It is a surprise to many, but not so much to Kluber.
During the offseason, Kluber was supposed to be traded to San Diego, Cincinnati, Dodgers, Yankees, Atlanta or Philadelphia — with a few more teams added to the mix. But the Indians hung on to the two-time Cy Young winner to keep one of the best starting rotations in baseball intact.
“I think I realized that’s part of the business,” said Kluber after the Indians went through their second day of spring training Wednesday. “I’m at the point of my contract where it’s starting to get more expensive. With the business of baseball, it’s part of it. It comes with the territory.”
Kluber did not attach himself to the Internet day and night to keep pace with the endless rumors that had him going from the east coast to the west and a lot of places in between. A call from Chris Antonetti, Indians president of baseball operations, helped in that regard.
Antonetti told Kluber that he had an obligation to listen to other teams if there was a chance a trade could make the Indians a better team.
“I totally understand that,” said Kluber. “That’s part of running a baseball team. You have to listen to how other teams value players and that then gives you a value for guys.
“But it’s not like they were actively looking to get rid of me. Once we had that talk, I knew if there was something worthwhile to talk about, someone would let me know about it.”
Is there still a chance that the Indians could try to trade Kluber or fellow starter Trevor Bauer? Perhaps, but right now Kluber’s biggest concern is learning the names of a clubhouse full of new teammates. Most of his buddies and locker mates, including his favorite catcher Yan Gomes, have left through trades or free agency.
“It’s definitely a little different than the situation we’ve had for the last few years,” said Kluber. “I think we’ve been lucky the last handful of years that we haven’t had much turnover. But I don’t think that’s the norm in major league baseball.
“There is some new faces that we need to get to know. That’s one of the things spring training is about. Getting to know new teammates. Each year you have to develop a new identity as a team anyways. Part of that process is to go to spring training.”
The Indians kept that group together, and made an expensive addition or two, over the last five or six years in an attempt to win the World Series. They reached Game 7 in 2016, but that’s as close as they came. Over the last two years, the core of that team has dwindled. In that time 19 Indians turned free agents, but only two were re-signed.
While most of the departed found work, that has not been the case for a lot of free agents over the last two years. An estimated 75 to 80 players are still on the market with spring camps open for business in Arizona and Florida.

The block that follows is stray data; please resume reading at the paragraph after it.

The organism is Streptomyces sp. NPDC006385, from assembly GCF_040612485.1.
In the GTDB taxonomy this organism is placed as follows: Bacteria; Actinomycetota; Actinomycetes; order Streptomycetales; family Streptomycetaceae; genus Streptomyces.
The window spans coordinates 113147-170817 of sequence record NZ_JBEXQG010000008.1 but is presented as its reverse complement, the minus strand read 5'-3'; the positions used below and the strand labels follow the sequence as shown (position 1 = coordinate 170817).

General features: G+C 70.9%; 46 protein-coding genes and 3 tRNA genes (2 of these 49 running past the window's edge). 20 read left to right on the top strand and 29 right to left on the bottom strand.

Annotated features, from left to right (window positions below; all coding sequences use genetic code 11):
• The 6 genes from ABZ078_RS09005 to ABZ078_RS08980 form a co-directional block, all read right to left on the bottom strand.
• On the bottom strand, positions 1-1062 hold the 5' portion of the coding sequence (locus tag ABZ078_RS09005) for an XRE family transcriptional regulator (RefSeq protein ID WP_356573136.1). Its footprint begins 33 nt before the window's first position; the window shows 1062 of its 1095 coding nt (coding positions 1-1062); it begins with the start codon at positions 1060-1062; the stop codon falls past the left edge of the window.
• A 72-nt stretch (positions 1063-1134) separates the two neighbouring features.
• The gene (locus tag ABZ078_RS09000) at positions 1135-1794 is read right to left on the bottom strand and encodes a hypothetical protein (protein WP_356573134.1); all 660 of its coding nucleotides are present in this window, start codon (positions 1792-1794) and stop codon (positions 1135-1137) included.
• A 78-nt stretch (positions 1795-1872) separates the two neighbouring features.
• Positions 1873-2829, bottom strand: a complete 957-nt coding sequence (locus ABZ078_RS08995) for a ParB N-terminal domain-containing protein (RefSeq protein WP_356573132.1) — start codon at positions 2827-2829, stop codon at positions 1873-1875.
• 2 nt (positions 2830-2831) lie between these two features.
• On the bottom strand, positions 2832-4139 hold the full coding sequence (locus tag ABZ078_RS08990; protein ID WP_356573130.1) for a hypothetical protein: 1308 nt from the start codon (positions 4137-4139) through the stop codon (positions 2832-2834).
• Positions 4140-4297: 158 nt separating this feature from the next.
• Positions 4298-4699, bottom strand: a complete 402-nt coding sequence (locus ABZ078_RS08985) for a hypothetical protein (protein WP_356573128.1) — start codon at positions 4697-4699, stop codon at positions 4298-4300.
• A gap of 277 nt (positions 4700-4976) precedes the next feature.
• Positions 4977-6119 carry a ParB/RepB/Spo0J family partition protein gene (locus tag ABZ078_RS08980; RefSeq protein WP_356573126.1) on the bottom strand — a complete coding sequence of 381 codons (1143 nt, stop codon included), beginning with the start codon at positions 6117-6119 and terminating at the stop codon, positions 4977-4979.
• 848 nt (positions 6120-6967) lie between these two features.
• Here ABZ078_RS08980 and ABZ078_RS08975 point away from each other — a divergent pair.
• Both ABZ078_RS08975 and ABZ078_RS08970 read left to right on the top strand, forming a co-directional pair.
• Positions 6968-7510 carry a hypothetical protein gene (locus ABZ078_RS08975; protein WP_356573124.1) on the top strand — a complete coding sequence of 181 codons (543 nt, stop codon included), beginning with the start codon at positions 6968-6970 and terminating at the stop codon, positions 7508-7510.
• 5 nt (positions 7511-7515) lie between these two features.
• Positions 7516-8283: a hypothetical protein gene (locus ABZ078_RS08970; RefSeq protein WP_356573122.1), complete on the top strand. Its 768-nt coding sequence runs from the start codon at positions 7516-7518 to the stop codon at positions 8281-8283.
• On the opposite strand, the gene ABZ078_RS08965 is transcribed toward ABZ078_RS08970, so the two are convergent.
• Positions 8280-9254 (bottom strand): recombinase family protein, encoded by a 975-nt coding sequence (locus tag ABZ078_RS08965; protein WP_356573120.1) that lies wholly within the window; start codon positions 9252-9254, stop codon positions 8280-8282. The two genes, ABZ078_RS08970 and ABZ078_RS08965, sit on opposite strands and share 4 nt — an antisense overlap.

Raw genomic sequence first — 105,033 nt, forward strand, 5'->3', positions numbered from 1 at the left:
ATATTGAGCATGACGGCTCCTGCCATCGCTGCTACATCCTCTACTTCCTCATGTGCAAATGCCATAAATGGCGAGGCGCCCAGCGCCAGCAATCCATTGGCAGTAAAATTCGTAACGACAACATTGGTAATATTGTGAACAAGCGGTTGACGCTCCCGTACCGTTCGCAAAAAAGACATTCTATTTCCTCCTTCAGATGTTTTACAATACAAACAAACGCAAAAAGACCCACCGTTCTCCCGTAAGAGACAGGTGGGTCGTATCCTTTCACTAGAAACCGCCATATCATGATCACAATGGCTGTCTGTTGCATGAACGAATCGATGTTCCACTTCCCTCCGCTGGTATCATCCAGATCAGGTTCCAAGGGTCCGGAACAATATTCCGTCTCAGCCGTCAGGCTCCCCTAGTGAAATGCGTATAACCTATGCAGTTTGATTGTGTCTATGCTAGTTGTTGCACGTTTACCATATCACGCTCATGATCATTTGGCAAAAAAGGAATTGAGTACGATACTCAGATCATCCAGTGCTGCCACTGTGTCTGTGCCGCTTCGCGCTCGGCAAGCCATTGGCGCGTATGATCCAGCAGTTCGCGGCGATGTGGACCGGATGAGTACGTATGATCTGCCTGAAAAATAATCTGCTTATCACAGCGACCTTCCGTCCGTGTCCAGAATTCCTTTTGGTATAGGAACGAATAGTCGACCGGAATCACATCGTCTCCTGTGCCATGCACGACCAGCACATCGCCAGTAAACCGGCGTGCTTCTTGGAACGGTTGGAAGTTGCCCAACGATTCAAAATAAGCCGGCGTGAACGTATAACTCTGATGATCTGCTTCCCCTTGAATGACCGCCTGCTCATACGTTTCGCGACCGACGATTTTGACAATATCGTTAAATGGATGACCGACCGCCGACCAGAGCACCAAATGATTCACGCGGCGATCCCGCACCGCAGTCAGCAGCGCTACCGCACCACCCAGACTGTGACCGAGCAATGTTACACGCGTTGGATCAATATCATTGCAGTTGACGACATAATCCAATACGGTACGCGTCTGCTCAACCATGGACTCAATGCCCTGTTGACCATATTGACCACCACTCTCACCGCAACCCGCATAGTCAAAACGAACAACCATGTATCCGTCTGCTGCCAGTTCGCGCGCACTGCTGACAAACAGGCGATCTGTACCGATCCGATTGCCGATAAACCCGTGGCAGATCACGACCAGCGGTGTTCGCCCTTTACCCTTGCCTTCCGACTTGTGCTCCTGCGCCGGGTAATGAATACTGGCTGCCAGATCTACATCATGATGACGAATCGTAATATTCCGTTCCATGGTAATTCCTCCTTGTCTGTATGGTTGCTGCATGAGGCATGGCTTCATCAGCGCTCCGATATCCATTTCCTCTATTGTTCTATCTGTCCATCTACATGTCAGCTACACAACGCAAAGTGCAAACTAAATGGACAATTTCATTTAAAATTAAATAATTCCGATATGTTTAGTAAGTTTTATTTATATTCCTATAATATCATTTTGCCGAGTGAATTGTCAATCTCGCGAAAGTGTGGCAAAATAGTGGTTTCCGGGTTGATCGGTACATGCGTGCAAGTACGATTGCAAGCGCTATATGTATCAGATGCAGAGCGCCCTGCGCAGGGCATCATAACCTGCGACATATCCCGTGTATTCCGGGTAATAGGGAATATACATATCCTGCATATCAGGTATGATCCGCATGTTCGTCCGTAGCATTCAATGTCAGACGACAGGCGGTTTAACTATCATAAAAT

“I don’t think it’s good for baseball that there are teams that aren’t trying to compete,” said Kluber. “Do you know what I mean? I think us as players and the fans, they want the competition. They want competitive baseball games. If you’re having whatever number of teams that aren’t necessarily trying to win — yes, you can say we’re trying to win each day, but your goal for the year is not trying to win — I don’t think that’s good for baseball.”
Kluber, the Indians’ assistant player representative, was referring to teams tanking, avoiding expensive free agents, and preparing to lose for several years in order to get high draft picks and start their rebuilding programs. The Indians, who traded Edwin Encarnacion, Gomes, Yandy Diaz, Yonder Alonso and Erik Gonzalez to go along with their free-agent exodus, aren’t there yet. But they’re walking a fine line.
They’re still favored to win the AL Central for a fourth straight year. Baseball Prospectus’ PECOTA ratings have them winning 97 games this year. For a team with so many new faces they should be wearing name tags on their uniforms, that’s a stretch.
“Everyone’s goal in here is to win a World Series,” said Kluber. “I don’t think that’s changed at all. I guess it goes back to projections. I would venture to say that people at the end of the 2017 and 2018 seasons, going into the playoffs, probably viewed us as a better team than 2016. But we went farther in 2016."
Gomes, traded to Washington at the end of November, caught most of Kluber’s starts from 2013-18. Their families are close. Now the job goes to Roberto Perez.
“Roberto has caught me plenty in the past,” said Kluber. “It’s not like we haven’t worked with each other before. When Yan had some injures, Roberto stepped in and did a great job.
“I talked to him a little bit about it. It’s just going to be an adjustment for Roberto because he has to do it more consistently. But it’s not like he has to change who he is as a catcher or try to do anything more. It’s just doing it more often.”
As for the AL Central closing in on the Indians, Kluber said, “Who knows what happens to certain teams with injuries? Who knows what happens with teams in terms of a guy like Shane Bieber, who wasn’t even in major-league camp last year and all of a sudden comes up and makes a huge contribution to the team? There are so many things that can go on between now and the end of the season. Once you get out there and play the game on the field you have a better sense of what you’ve got.”
Bieber joined the Indians last season and went 11-5 with a 4.55 ERA. He didn’t come out of nowhere, but his contributions were appreciated.
The Indians could use a lot more of that kind of help this year.